The provincial government holds up as a sign of progress its 60 per cent success rate in attracting investment from business immigrants. Others say the program is simply a way to let a lot of affluent applicants buy permanent residency in Canada. Manitoba does not have the data to argue otherwise.
The program, launched in 2000, requires business immigrants under the provincial nominee program to put up $75,000 before coming and then, given permanent residency, to invest in a business within two years or forfeit the deposit. But Manitoba does not analyze the annual rate of investment or whether those who don't invest stay here.
Most federal economic immigrants have always headed to British Columbia, Ontario and Quebec. That explains why B.C., has much tighter requirements for business-class immigrants under its provincial program. Rather than offering permanent residency immediately, it requires a prospective business investors to enter with a working visa. If he or she establishes a business, B.C. then asks Ottawa to give permanent residency status.
B.C. brings in only 44 of its own business-class immigrants per year, while Manitoba approves 200 each year. Prior to 2000, Manitoba saw very few of business immigrants come under the federal program. Since 2000, 1,270 business immigrants have landed in Manitoba under the provincial program; 521 have started businesses; 357 have forfeited their $75,000 deposit and another 392 files remain open.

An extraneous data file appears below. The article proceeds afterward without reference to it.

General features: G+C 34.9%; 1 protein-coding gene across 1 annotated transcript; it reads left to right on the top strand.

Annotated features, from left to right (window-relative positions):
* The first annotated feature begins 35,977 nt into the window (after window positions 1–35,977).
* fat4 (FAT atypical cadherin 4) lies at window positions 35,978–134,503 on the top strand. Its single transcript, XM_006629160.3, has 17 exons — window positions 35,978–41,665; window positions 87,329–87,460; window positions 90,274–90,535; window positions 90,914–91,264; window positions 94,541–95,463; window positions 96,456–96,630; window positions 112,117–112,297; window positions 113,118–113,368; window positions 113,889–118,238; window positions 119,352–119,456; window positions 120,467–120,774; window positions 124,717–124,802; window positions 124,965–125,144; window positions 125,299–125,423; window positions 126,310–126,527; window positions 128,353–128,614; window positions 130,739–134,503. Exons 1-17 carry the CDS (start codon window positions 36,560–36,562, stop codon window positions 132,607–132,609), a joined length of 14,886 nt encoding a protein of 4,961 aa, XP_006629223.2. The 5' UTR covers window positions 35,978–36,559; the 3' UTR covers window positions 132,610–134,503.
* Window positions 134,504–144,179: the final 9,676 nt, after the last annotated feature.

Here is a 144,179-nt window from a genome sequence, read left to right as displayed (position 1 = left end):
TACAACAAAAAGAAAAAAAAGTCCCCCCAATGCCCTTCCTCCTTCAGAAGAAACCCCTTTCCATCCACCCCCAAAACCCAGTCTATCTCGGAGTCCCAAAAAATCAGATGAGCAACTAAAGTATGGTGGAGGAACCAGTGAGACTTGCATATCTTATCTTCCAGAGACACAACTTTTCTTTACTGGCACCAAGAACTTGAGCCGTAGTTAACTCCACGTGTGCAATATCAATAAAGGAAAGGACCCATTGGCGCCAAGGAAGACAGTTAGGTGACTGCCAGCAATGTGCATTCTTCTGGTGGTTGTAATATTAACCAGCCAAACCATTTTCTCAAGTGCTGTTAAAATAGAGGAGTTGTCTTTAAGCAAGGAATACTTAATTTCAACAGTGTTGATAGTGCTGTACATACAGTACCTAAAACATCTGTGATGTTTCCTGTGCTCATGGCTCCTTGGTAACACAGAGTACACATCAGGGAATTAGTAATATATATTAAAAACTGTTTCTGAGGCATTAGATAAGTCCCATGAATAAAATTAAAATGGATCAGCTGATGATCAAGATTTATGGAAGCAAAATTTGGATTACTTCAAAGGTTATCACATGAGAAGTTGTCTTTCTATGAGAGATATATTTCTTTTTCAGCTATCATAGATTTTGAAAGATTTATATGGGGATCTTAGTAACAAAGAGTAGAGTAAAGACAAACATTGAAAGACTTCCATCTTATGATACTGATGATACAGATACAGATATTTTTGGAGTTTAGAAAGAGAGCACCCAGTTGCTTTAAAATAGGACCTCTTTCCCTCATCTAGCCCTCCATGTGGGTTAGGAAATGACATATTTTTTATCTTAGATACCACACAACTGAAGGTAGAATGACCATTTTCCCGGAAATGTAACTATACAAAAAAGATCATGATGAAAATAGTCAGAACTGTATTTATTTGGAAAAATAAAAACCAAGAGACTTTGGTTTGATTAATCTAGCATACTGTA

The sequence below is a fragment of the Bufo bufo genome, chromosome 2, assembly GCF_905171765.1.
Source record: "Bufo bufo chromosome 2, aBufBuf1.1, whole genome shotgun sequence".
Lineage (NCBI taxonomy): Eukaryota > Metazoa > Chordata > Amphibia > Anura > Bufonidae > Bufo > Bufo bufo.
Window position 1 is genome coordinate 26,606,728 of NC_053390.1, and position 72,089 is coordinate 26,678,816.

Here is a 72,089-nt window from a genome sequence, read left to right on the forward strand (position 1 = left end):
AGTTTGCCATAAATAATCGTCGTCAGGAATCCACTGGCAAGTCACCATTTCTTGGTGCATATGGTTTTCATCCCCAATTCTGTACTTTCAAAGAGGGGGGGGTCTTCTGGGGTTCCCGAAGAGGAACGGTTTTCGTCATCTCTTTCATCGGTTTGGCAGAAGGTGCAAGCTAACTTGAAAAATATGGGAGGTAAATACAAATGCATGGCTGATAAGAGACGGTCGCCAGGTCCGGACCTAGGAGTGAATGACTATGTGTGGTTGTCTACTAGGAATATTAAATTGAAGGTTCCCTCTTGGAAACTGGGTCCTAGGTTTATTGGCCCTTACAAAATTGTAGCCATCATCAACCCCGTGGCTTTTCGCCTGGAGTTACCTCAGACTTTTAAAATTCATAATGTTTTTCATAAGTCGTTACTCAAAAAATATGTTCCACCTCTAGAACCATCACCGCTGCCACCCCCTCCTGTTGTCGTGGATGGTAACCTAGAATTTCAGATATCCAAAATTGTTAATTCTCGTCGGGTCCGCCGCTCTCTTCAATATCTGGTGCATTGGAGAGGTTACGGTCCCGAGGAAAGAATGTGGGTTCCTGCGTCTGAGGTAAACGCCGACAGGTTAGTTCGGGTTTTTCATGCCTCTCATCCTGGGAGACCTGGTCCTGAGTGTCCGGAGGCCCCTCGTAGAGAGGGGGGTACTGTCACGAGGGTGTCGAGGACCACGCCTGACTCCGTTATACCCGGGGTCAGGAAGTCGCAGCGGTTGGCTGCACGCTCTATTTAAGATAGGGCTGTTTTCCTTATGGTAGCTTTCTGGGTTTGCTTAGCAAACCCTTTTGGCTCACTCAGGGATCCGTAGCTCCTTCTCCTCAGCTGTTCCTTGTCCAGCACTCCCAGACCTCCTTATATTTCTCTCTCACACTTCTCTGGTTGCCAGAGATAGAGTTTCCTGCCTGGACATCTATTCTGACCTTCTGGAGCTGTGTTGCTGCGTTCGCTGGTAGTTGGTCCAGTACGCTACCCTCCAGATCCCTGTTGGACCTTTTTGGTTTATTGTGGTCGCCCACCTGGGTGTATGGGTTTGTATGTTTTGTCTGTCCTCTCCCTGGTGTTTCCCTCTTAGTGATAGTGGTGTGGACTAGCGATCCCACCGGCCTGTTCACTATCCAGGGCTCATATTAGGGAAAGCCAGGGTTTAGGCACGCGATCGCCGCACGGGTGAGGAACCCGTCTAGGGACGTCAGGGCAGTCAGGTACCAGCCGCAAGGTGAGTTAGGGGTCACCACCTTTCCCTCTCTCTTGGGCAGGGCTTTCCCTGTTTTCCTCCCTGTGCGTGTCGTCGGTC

Manitoba does not monitor residency of its business-class immigrants and does not know whether those who forfeited their deposits headed to other provinces. This gives weight to allegations the program is a cheap way for rich people to buy their way into Canada.
The rate of forfeiture indicates some fraud, and it means many others with legitimate intentions and plans were overlooked or left waiting in line.
Eliminating the program, or adopting the B.C. model, risks gutting immigrant investment -- Manitoba estimates $200 million has been invested here since 2000. A federal review of provincial nominee programs last year acknowledged they push economic immigrants into the regions. That analysis also bemoaned the lack of monitoring and evaluation of the programs.
There is little comfort in mediocrity. Manitoba must start tracking immigrants who enter under the business class to improve the rate at which they make good on a promise to investment.